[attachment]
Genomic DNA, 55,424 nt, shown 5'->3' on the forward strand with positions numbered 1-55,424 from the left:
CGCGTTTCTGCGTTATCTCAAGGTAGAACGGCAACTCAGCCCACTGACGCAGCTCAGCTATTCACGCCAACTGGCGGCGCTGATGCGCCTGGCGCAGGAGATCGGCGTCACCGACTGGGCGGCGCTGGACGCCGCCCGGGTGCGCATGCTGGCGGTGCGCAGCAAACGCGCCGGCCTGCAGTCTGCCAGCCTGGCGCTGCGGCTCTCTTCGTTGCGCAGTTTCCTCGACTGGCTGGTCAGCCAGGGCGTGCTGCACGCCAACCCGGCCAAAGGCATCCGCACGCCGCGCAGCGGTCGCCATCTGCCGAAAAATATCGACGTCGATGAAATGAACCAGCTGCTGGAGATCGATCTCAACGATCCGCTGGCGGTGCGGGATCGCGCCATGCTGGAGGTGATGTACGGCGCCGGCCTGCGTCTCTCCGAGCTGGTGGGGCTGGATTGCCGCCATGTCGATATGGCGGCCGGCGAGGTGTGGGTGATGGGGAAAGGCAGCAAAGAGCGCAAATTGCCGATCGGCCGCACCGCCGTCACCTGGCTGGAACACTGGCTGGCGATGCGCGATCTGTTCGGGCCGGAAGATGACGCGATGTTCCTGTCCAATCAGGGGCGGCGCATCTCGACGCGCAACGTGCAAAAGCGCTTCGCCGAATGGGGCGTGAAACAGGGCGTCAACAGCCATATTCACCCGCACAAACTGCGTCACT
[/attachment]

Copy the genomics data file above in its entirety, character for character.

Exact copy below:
Genomic DNA, 55,424 nt, shown 5'->3' on the forward strand with positions numbered 1-55,424 from the left:
CGCGTTTCTGCGTTATCTCAAGGTAGAACGGCAACTCAGCCCACTGACGCAGCTCAGCTATTCACGCCAACTGGCGGCGCTGATGCGCCTGGCGCAGGAGATCGGCGTCACCGACTGGGCGGCGCTGGACGCCGCCCGGGTGCGCATGCTGGCGGTGCGCAGCAAACGCGCCGGCCTGCAGTCTGCCAGCCTGGCGCTGCGGCTCTCTTCGTTGCGCAGTTTCCTCGACTGGCTGGTCAGCCAGGGCGTGCTGCACGCCAACCCGGCCAAAGGCATCCGCACGCCGCGCAGCGGTCGCCATCTGCCGAAAAATATCGACGTCGATGAAATGAACCAGCTGCTGGAGATCGATCTCAACGATCCGCTGGCGGTGCGGGATCGCGCCATGCTGGAGGTGATGTACGGCGCCGGCCTGCGTCTCTCCGAGCTGGTGGGGCTGGATTGCCGCCATGTCGATATGGCGGCCGGCGAGGTGTGGGTGATGGGGAAAGGCAGCAAAGAGCGCAAATTGCCGATCGGCCGCACCGCCGTCACCTGGCTGGAACACTGGCTGGCGATGCGCGATCTGTTCGGGCCGGAAGATGACGCGATGTTCCTGTCCAATCAGGGGCGGCGCATCTCGACGCGCAACGTGCAAAAGCGCTTCGCCGAATGGGGCGTGAAACAGGGCGTCAACAGCCATATTCACCCGCACAAACTGCGTCACT